We’ve left Rock Crusher RV Park in Crystal River, Florida and made the drive to Salt Springs Campground in Ocala National Forest.
No problem getting set up and we are looking forward to exploring the Salt Springs and many trails. We’ve been warned this is bear country and some people in the park have seen black bears. No coolers outside, empty or full, and no food or trash outside or in the vehicle. We understand wasp spray will work so a trip to Dollar General is a must.
The sites are spacious and paved and plenty of room for dogs to run or in our case the cats to explore. We’ll let you know more after we explore but right now we will enjoy this 69 degree afternoon and walk to the springs. Read more about the campground on the Salt Springs Campground page.
Today we decided to take a day trip to Homosassa Springs Wildlife State Park. It is not typical of most state parks but has a theme of being a wildlife refuge or animal assisted living. This is not a zoo. After crossing the visitor center we boarded a pontoon boat for a one mile ride to the refuge park and purchased tickets to enter.
All but one of the animals in the park are native to Florida. That one happens to be named Lu and he is a 3500 lb hippo rescued from TV land. He got too big and the shows went off the air. He was taken to the Homosassa Springs Park which at the time was private. When the state bought the park they only wanted animals native to Florida and said Lu couldn't stay. The people of Homosassa protested loudly and the state made Lu an honorary resident of Florida so he could stay. He celebrates his 55th birthday on Monday. The oldest hippo in captivity lived 61 years but in the wild they only live about 35 years. This hippo knows only the human imprint and could never be released.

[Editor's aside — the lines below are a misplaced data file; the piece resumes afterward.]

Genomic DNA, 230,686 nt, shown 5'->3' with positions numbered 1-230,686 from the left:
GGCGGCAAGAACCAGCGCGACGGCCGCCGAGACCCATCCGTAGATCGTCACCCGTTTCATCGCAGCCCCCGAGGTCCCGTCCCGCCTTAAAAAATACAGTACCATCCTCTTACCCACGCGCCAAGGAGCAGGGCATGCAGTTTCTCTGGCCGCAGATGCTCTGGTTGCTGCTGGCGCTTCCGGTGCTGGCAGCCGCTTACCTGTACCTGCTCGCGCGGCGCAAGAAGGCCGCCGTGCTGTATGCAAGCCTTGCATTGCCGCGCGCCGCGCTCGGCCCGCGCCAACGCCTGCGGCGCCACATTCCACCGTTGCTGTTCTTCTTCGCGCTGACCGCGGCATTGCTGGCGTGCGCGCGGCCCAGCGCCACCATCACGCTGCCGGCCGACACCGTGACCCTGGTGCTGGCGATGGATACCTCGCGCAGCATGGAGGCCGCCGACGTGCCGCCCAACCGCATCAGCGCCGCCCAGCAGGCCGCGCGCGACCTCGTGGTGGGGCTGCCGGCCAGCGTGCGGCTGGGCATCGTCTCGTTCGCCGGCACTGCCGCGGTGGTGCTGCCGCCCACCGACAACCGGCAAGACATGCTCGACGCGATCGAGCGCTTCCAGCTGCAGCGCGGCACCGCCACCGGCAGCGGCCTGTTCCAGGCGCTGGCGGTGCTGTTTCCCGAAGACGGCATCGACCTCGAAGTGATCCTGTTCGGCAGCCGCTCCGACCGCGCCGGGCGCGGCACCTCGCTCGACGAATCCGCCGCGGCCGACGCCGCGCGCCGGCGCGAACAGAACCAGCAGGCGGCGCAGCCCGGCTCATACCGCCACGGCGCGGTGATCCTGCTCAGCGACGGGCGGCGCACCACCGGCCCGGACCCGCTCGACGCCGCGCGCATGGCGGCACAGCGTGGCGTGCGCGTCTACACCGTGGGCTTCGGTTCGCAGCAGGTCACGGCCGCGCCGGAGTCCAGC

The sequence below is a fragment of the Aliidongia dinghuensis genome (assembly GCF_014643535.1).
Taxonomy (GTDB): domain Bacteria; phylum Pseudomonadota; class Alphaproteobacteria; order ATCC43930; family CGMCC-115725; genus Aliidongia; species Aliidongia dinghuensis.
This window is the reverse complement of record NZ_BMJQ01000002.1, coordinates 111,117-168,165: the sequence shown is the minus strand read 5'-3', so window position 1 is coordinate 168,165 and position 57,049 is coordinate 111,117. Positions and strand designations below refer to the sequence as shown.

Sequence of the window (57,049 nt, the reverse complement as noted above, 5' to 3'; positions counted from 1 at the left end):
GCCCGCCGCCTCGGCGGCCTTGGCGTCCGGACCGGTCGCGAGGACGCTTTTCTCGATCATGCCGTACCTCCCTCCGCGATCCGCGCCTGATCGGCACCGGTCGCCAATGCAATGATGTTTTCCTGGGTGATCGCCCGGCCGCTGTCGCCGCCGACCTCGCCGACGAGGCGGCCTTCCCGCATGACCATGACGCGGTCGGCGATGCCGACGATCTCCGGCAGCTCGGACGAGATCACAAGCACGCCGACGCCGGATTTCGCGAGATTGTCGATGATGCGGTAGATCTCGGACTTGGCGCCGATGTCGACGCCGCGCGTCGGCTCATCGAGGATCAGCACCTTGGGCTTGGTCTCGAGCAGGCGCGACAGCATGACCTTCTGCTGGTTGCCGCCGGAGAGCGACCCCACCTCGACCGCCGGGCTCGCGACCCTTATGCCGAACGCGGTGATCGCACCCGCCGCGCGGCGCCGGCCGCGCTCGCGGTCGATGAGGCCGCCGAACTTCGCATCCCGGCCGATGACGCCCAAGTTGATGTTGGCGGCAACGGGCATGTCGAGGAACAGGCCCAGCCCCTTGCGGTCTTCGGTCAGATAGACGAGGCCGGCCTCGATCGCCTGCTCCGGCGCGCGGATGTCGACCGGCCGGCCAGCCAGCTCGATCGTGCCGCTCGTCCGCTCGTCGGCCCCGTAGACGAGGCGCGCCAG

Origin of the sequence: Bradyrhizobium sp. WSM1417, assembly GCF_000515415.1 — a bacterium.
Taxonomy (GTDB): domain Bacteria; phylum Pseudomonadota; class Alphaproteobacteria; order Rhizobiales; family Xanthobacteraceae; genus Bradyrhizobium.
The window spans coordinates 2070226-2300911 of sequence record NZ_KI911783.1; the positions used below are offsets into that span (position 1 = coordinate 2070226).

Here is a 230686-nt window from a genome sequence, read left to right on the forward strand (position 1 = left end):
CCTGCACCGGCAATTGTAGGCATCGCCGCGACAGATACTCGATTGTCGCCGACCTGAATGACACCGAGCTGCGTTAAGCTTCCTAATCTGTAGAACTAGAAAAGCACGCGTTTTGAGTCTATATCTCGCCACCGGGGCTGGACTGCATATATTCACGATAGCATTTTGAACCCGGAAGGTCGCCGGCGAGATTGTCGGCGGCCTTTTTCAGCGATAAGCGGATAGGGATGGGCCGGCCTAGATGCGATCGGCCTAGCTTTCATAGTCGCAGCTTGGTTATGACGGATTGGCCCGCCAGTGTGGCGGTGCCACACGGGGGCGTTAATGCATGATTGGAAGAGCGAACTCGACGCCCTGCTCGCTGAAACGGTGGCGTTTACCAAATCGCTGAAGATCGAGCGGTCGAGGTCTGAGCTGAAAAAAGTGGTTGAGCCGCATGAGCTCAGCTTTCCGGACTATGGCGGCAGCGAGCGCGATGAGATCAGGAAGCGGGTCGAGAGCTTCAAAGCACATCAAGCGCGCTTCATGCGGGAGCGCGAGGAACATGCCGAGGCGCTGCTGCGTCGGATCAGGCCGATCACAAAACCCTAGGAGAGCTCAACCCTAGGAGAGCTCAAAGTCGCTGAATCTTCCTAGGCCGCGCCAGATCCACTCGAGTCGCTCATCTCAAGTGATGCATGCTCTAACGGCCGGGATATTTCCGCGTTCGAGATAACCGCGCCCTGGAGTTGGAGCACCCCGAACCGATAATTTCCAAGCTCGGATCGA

The exhibits are very informative and presented by volunteers of the park. The bird exhibit was the most interesting. Some birds are injured residents and can't fly away but many come and go freely just for the free food. The park also contains an underwater observatory where we could view many fish species and sometimes the four resident manatees. The springs stay a constant 72 degrees and in the winter months the park opens the gates to allow the wild manatees to come in for warmth.
We spent about three hours observing the animals, stopping for an ice cream cone and listening to the educational programs. It was a great way to spend an afternoon.
Annually Crystal River Florida holds a Manatee Festival. The festival takes place in downtown Crystal River in Heritage Village and the water side area along Kings Bay. Boat tours are available and shuttles provide transport to Three Sister Springs for manatee viewing. This is the 28th annual festival.
We couldn't believe the number of visitors estimating to be 15,000. There were local and retail vendors with booths along the closed streets. There was artwork, photography, sculptures, crafts and jewelry on display plus a wide variety of wonderful food. Saturday was a Caribbean theme with Amazing Steel drums opening for The Caribbean Chillers.